Role of fetal membranes in signaling of fetal maturation and parturition

Leslie Myatt, Kang Sun

Research output: Contribution to journalArticlepeer-review

60 Scopus citations


The fetal membranes fulfill several functions during pregnancy. In addition to containing the products of conception and amniotic fluid, they presumably have barrier functions and fulfill paracrine signaling functions between the maternal (decidual) and fetal compartments. As the membranes are in an ideal place to receive both maternal and fetal signals and transmit signals to uterine myometrium, there has been a specific focus on the role of membranes in the initiation and maintenance of parturition. In this review, we summarize the data obtained in our laboratories as well as the data reported in the literature particularly with regard to the synthesis of steroids and prostaglandins in the fetal membranes, in signaling fetal maturation and in parturition. The fetal membranes are a major site both of prostaglandin synthesis and of prostaglandin metabolism. In addition, the abundant expression of 11beta-hydroxysteroid dehydrogenase 1 (11β-HSD1), which converts biologically inactive cortisone into active cortisol, in the fetal membranes may provide an extra-adrenal source of glucocorticoids for the fetal compartment during gestation. Accumulating evidence indicates that a positive feedback loop involving glucocorticoids, proinflammatory cytokines, prostaglandins, surfactant protein-A (SP-A) and 11βHSD1 is formed locally in human fetal membranes towards term or in preterm labor. This positive feedback loop would produce abundant biologically active glucocorticoids and prostaglandins in the fetal membranes or amniotic fluid, which would ultimately promote fetal organ maturation and initiate parturition.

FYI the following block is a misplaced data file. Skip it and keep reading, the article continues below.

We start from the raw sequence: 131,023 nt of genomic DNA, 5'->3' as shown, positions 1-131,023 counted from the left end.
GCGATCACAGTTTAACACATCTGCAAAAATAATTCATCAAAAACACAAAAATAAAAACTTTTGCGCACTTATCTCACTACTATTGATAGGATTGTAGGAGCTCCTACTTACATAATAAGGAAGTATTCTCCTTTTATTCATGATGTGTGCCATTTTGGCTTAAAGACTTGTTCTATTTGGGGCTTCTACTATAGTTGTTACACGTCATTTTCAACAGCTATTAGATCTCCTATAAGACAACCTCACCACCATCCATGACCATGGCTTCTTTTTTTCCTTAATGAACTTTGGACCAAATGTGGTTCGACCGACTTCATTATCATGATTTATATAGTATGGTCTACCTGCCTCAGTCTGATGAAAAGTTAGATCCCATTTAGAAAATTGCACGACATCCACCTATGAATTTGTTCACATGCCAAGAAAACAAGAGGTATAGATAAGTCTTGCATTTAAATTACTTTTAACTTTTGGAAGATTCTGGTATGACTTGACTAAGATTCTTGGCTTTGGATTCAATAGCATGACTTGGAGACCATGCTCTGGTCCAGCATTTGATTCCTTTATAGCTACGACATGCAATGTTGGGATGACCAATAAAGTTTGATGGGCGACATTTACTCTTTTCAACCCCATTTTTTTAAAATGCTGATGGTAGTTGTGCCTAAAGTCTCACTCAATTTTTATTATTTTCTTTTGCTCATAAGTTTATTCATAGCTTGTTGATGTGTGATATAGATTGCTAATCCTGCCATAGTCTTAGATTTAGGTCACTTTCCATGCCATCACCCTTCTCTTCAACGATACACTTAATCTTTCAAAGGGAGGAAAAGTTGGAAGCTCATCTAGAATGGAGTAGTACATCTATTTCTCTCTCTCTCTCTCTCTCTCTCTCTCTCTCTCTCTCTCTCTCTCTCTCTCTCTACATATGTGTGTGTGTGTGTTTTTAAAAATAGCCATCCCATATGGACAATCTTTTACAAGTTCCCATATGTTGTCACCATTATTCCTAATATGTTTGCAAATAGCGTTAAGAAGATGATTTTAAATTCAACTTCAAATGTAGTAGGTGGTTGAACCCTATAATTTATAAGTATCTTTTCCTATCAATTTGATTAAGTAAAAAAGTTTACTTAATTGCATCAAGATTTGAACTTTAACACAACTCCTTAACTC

Original languageEnglish (US)
Pages (from-to)545-553
Number of pages9
JournalInternational Journal of Developmental Biology
Issue number2-3
StatePublished - 2010
Externally publishedYes


  • Fetal membrane
  • Fetus
  • Glucocorticoid
  • Parturition
  • Prostaglandin

ASJC Scopus subject areas

  • Embryology
  • Developmental Biology


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